14. Except that the germans totally tamed zebras back in ww1 and definitely could've domesticated them if they so pleased. The only reason zebras weren't domesticated in Africa is because of the bell curve. Pretty much every other society ended up domesticating whatever species/ancestor of horse was available to them back then, and you can be sure it wasn't because every other horse-like creature around the world was "easier and more suited" to domestication and that "zebras just happened to be more difficult". One look at the level of innovation seen throughout the ages in sub-saharan Africa and it's clear to see why no progress was ever made.

  15. Zebras can't be tamed? False.
    Exhibit A: Sheena (film), 1984.
    I rest my case.

    (just kidding: they painted stripes on a horse and it was hilarious)

  16. Wait i know an animal that i think ticks all those requirements that isn't domesticated the tapir , it behaves like a pig , it has a snout like a pig , and its a little bigger than a wild boar so like between a cow and a pig in size , meaning a lot of meat , the only reason why humans have not domesticated it is that it lives in jungles and is hard to reach but personally i think if someone would try they could tame and domesticate i think it would work it because it actually convergently evolved to resemble a pig because there were no pigs on the continent where it evolved so it was an open niche to be used up.

  17. I like most of the video but the explanation of equine social groups is very reductionist. There are 3 species and 7 subspecies (aside from certain debates about subspecies) and differences in social organization exist between some of them. The largest difference is between Grevy's zebras/Equus Grevyi and the other zebras of the subgenus Hippotigris, which includes the plains zebra and the mountain zebra. The latter two are harem species, not unlike horses, that live in herds of various sizes and are highly social. The Grevy's zebra is much less social, with stallions defending home territories through which mares and foals roam, similar to the African wild ass, which is thought to be the ancestor of the domestic donkey. Herds of zebras congregate in areas that have the most resources like water, etc. and multiple groups may cluster together at times, which can be advantageous b/c that makes it harder for a predator to single individuals out. Individual herds of zebras, though, can be small, and they have a sort of pecking order much like other social species do.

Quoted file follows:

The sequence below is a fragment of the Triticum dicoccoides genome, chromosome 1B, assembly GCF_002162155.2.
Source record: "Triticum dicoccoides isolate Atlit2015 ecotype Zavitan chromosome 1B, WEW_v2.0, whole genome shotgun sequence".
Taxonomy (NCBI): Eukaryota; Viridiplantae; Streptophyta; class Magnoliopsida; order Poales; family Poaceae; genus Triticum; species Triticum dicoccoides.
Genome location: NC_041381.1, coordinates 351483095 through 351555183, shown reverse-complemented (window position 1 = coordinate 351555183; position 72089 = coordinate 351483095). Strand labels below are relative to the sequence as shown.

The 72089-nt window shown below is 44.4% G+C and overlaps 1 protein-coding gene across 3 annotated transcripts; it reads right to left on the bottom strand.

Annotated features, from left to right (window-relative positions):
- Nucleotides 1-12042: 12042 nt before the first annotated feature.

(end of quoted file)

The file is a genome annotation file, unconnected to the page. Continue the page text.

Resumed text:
These social differences alone do not account for the domestication of horses and donkeys as opposed to zebras. The ranges of horses and different species of wild asses overlap in Eurasia, and wild asses also live in northern Africa, so the regions with the earliest known civilizations happen to coincide with with their historic ranges. I think the first evidence of the domestication of horses is from Kazakhstan. The last truly wild and not feral horse is the Przewalski's horse or the Asiatic/Mongolian wild horse, and they have QUITE a reputation for being "stubborn" and aggressive. Any undomesticated species will of course be less forgiving. I think some of it may just come down to the availability of domestic horses and asses vs. the difficulty of domesticating a new species. Zebras definitely are aggressive, not doubting that at all, but they aren't impossible to tame and could possibly be domesticated. The payoff to people in early civilizations though may not have been enough to encourage their domestication when other similar species were already domesticated (I think, personally). In more recent times some people have taken up breeding and training zebras and zebroids (zebra-horse/donkey hybrids), and my understanding is that it is recommended that an aspiring zebra trainer have experience with donkeys and mules in addition to horses on account of some temperamental similarities between asses and zebras. A donkey or mule is more likely to stand it's ground and fight than a horse is, which is one reason that donkeys and mules are sometimes employed to help defend herds of sheep from predators. At times in the past zorses/zebra mules have been bred in Africa on account of the zebra's resistance to sleeping sickness spread by the tsetse fly.

    ANYWAY. . . I have a long-standing interest in equines and equine behavior. I suppose my username is a tip-off. XDDD

  18. Cats have family values tho and are domesticated to an extent tho not as much as dogs, much caused by dogs being more useful to many different task. Cats mostly for killing rodents and small creatures. Plus dogs are scavengers, meaning they are more dependable than cats as hunters(more independent). And cats are harder to catch lol.

  19. The author compares animals that have been domesticated for 10,000+ years to wild animals as if the wild ancestors of dogs, cows, horses, chickens and goats were as Friendly, Feedable, Fecund and Family Friendly as their modern decedents.

  20. There is an encyclopedia of information in the five minutes here! Hilarious too! Thank you for the knowledge and entertainment!